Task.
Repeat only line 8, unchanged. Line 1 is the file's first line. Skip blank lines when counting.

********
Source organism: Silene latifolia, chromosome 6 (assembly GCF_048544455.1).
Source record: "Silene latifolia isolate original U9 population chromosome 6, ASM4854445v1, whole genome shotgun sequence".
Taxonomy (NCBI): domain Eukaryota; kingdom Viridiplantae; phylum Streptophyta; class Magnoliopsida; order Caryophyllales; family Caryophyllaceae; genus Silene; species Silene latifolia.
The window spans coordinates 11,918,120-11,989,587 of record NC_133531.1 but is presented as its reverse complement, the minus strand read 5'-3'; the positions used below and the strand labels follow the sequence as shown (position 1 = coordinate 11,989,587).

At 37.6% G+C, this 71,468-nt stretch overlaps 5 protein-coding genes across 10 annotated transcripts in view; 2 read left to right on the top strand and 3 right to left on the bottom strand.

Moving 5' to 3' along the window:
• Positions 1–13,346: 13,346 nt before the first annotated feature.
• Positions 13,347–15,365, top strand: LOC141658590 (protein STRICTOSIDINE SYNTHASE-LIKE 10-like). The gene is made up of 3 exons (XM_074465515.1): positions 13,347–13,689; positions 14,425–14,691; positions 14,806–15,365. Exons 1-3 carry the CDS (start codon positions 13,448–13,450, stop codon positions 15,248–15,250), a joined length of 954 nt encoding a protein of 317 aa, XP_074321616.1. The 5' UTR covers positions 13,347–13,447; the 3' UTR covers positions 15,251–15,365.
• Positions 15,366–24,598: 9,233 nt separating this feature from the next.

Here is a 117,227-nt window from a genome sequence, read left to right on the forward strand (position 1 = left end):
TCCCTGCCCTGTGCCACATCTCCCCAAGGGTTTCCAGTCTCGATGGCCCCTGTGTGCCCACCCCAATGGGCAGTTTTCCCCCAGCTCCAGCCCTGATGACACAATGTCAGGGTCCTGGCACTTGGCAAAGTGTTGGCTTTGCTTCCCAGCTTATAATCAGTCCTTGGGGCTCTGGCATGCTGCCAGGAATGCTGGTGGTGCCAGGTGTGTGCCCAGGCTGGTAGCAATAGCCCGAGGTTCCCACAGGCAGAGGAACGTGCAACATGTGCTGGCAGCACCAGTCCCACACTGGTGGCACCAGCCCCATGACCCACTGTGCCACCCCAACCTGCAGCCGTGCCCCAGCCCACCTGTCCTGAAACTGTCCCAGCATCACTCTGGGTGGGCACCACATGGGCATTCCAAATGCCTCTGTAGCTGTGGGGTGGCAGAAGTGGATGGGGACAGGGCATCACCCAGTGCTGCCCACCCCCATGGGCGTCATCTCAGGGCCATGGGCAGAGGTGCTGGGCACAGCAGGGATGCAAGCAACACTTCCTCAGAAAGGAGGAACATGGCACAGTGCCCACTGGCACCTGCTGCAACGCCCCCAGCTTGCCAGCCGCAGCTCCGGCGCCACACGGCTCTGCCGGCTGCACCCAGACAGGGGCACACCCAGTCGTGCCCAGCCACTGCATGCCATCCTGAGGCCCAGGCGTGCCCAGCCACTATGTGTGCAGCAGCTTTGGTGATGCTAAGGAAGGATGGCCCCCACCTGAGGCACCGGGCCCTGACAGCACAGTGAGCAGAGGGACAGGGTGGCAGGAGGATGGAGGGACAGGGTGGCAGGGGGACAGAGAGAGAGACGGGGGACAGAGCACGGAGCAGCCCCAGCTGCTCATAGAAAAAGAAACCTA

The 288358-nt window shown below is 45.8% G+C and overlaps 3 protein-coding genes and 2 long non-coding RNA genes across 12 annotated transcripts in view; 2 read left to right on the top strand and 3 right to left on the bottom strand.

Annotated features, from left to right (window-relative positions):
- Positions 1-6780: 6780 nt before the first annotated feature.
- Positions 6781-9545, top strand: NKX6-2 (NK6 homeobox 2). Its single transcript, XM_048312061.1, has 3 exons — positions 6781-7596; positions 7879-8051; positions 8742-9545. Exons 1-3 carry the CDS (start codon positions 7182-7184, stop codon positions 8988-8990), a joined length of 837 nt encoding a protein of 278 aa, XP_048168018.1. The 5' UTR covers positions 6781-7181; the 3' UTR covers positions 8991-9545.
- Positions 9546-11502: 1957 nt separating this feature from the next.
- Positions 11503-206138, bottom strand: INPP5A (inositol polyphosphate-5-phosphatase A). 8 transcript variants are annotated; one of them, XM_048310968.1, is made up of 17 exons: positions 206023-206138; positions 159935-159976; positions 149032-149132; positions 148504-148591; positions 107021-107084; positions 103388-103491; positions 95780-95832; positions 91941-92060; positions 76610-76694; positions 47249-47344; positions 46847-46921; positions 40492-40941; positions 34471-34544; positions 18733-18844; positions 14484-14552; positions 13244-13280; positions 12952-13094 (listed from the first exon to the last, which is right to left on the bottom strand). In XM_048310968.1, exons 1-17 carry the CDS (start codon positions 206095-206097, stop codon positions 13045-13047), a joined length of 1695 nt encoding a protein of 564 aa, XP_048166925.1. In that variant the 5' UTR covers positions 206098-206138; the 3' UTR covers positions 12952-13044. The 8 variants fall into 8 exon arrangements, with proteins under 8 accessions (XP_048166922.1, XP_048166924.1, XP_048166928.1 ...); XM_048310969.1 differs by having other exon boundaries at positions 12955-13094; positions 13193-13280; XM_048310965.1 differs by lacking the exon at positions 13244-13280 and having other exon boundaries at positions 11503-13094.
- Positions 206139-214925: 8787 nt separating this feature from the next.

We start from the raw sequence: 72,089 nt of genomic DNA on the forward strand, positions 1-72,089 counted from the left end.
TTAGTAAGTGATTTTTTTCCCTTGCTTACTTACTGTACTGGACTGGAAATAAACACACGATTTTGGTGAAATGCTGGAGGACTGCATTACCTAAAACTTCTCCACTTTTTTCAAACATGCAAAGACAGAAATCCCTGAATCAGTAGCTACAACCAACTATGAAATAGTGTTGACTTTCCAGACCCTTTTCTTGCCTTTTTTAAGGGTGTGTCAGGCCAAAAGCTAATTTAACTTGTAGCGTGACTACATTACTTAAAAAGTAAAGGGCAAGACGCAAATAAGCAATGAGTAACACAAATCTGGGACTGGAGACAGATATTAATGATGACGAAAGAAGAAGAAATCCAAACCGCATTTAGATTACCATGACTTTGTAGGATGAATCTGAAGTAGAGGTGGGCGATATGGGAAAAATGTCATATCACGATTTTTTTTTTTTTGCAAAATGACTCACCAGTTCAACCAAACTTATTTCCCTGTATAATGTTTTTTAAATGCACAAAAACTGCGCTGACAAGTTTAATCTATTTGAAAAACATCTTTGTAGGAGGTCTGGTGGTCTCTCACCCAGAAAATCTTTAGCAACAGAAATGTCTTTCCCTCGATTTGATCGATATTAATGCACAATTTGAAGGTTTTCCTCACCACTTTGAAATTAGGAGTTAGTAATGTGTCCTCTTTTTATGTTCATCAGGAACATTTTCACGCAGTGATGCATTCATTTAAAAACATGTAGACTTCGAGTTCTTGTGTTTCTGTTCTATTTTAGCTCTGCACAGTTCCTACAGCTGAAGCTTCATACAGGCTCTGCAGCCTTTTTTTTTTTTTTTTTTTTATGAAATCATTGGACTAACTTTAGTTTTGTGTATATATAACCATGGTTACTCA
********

• Positions 13,347–15,365, top strand: LOC141658590 (protein STRICTOSIDINE SYNTHASE-LIKE 10-like). The gene is made up of 3 exons (XM_074465515.1): positions 13,347–13,689; positions 14,425–14,691; positions 14,806–15,365. Exons 1-3 carry the CDS (start codon positions 13,448–13,450, stop codon positions 15,248–15,250), a joined length of 954 nt encoding a protein of 317 aa, XP_074321616.1. The 5' UTR covers positions 13,347–13,447; the 3' UTR covers positions 15,251–15,365.